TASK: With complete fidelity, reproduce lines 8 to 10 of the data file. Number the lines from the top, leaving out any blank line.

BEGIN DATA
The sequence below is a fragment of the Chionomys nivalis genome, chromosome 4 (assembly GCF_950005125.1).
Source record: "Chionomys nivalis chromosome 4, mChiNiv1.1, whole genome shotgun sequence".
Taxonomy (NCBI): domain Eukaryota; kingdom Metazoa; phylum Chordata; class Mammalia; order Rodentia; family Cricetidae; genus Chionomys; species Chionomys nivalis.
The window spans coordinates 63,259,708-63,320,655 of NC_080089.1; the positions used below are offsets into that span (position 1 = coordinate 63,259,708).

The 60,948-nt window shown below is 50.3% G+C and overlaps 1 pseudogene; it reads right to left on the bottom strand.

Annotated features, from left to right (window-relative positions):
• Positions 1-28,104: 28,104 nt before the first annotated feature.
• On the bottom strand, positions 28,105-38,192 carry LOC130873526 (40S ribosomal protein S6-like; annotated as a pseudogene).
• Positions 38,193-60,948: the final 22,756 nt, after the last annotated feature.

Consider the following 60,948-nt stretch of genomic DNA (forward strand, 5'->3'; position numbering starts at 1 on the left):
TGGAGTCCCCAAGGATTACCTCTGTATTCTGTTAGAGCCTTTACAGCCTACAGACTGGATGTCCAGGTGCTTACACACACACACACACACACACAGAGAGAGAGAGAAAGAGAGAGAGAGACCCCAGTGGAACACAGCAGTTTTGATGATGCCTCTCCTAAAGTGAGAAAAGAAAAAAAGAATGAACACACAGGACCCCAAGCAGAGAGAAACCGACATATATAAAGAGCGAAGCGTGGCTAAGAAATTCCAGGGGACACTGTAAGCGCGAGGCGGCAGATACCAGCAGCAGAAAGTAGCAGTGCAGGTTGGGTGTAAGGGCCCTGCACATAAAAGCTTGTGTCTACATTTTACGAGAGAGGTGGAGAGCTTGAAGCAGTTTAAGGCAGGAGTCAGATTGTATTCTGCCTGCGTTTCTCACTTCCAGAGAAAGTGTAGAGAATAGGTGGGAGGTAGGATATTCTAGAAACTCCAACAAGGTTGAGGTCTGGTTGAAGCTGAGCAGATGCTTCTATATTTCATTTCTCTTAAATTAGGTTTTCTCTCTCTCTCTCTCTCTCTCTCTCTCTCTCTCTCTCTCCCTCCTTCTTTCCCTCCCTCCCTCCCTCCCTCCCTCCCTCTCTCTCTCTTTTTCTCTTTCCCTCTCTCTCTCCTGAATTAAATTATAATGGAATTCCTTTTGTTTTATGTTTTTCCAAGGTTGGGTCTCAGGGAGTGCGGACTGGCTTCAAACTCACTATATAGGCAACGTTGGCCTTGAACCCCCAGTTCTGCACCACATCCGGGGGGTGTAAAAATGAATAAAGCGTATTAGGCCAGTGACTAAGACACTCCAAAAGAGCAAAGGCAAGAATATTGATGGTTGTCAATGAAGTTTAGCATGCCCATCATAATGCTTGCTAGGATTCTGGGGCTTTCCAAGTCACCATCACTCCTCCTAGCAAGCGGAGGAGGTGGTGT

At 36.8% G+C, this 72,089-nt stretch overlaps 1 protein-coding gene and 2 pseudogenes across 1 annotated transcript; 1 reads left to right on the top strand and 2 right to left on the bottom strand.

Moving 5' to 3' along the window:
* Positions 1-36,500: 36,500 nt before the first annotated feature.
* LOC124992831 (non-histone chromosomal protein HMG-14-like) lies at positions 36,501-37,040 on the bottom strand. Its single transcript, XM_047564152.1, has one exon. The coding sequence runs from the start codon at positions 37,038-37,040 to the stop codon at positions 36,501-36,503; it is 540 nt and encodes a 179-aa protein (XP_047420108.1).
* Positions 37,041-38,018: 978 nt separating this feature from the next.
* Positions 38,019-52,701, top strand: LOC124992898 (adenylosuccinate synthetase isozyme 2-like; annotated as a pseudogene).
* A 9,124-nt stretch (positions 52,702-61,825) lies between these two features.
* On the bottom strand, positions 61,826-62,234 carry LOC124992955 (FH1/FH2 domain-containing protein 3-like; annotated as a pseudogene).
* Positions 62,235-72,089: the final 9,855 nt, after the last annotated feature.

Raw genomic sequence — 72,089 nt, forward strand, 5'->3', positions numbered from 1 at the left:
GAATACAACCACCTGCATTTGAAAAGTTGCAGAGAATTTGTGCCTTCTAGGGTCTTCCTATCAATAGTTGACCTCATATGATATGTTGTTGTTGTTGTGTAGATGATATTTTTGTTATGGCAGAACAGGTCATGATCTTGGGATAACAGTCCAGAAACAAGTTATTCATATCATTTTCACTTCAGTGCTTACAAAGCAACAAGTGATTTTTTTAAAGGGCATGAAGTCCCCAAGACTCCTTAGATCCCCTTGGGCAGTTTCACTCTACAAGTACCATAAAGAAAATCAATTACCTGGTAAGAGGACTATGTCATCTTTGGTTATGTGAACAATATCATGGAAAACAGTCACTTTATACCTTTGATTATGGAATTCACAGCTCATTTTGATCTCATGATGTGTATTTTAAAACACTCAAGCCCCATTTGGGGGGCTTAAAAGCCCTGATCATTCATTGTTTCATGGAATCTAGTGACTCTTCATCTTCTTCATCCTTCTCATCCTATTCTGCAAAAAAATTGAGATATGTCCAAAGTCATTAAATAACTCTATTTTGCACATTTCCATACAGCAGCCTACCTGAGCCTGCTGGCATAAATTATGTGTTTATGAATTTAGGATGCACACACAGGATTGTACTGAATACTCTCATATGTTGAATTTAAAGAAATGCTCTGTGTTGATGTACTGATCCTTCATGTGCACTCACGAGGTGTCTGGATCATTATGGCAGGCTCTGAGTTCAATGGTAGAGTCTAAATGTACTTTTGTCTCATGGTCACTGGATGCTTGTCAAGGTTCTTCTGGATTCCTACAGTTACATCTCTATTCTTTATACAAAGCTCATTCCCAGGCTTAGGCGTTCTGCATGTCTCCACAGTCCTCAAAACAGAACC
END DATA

• On the bottom strand, positions 28,105-38,192 carry LOC130873526 (40S ribosomal protein S6-like; annotated as a pseudogene).
• Positions 38,193-60,948: the final 22,756 nt, after the last annotated feature.

Consider the following 60,948-nt stretch of genomic DNA (forward strand, 5'->3'; position numbering starts at 1 on the left):